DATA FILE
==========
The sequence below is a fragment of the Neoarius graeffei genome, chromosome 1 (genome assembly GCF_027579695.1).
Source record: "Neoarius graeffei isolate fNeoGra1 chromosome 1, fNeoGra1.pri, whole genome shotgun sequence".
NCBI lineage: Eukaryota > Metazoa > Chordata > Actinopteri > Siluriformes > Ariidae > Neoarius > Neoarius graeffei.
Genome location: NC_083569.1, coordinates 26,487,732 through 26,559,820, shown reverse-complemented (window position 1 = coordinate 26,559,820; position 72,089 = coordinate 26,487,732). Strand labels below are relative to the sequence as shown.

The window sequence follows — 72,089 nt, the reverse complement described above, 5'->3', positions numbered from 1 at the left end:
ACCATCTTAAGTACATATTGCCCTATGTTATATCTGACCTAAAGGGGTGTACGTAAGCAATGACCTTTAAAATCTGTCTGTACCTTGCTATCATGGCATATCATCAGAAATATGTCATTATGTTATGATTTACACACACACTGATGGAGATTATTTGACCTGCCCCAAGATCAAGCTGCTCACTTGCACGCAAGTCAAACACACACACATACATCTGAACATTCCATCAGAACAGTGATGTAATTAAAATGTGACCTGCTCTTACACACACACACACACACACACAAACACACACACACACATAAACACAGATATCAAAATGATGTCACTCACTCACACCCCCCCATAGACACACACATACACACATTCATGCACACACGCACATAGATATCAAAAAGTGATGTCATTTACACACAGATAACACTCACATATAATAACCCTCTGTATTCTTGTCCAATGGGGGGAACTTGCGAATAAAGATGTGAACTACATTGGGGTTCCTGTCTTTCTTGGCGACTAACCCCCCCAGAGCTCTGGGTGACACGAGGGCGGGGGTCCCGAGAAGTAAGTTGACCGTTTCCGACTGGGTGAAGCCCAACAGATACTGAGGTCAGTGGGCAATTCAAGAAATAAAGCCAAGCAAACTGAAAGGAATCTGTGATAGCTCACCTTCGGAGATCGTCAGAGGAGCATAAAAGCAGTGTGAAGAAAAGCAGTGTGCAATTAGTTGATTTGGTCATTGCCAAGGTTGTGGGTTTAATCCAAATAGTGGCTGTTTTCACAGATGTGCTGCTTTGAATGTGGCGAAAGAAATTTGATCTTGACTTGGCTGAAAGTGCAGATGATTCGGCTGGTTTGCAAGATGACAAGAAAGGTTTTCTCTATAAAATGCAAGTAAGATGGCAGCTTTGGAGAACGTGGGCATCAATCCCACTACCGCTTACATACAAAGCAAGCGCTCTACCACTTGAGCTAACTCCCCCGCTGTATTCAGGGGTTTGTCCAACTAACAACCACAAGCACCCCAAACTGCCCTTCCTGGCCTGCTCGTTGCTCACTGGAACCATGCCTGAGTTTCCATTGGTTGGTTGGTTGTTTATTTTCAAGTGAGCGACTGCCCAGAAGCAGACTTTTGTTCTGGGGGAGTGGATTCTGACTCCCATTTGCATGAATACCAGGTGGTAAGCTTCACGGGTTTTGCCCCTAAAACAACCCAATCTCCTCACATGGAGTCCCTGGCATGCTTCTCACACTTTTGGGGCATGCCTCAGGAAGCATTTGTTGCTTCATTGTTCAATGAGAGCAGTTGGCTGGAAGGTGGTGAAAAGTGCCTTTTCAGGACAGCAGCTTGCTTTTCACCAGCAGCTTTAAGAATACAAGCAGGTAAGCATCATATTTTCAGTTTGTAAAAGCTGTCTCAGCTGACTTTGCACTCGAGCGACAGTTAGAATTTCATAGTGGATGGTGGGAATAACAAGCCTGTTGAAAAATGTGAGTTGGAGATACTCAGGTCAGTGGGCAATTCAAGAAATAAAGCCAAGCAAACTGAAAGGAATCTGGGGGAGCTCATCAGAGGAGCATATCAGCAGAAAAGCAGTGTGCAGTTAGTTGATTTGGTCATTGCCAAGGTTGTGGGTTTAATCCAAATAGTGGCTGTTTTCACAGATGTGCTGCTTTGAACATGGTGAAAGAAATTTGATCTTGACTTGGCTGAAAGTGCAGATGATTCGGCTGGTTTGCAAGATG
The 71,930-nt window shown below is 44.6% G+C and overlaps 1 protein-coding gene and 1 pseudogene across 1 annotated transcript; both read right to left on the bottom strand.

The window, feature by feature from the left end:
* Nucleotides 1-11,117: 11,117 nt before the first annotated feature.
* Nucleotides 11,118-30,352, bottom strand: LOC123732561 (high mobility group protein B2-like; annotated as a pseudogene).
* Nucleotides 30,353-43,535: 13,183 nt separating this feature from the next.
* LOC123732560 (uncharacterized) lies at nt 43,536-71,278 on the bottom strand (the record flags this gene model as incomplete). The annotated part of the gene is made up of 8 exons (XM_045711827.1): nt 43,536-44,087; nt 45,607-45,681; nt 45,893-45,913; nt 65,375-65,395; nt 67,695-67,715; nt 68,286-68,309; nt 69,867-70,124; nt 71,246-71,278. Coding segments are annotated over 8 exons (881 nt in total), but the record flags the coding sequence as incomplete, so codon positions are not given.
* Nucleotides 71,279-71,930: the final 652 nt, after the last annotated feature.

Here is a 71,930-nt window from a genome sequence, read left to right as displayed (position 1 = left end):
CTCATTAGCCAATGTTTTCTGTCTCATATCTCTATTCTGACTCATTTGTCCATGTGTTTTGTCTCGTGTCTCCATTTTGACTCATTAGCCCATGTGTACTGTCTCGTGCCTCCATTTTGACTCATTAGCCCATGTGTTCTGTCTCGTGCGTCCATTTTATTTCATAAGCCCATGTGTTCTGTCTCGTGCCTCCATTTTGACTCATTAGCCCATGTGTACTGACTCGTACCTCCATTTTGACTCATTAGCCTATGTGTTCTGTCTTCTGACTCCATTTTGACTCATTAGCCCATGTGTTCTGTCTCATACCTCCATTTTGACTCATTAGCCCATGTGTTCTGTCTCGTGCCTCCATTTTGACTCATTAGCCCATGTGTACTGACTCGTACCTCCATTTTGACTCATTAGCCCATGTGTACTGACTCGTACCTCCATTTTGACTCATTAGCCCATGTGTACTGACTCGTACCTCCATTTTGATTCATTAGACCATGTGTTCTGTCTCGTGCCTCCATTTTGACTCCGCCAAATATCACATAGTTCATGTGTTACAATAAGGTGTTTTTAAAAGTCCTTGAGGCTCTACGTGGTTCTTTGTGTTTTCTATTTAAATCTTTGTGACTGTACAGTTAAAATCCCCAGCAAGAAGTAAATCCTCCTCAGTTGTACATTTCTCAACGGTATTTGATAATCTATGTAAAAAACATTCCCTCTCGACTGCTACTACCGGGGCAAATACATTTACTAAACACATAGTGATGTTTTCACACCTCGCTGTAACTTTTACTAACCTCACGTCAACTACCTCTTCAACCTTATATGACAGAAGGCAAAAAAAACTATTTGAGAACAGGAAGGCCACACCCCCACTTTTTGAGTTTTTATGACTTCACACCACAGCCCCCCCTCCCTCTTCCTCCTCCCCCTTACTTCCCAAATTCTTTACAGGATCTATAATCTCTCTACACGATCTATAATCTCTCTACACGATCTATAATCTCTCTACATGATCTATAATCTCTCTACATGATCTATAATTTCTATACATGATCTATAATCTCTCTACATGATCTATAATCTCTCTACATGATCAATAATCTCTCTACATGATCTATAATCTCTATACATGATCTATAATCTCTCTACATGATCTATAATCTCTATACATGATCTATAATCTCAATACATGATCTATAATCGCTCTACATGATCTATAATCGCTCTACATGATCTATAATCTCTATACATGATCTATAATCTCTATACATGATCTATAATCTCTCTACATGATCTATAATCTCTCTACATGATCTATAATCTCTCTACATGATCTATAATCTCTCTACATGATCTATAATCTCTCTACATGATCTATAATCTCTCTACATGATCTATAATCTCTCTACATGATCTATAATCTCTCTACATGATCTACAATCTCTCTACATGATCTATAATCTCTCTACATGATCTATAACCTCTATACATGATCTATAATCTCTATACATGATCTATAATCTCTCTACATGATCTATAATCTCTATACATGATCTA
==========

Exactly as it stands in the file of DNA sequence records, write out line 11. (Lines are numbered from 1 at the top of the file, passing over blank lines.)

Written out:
* Nucleotides 30,353-43,535: 13,183 nt separating this feature from the next.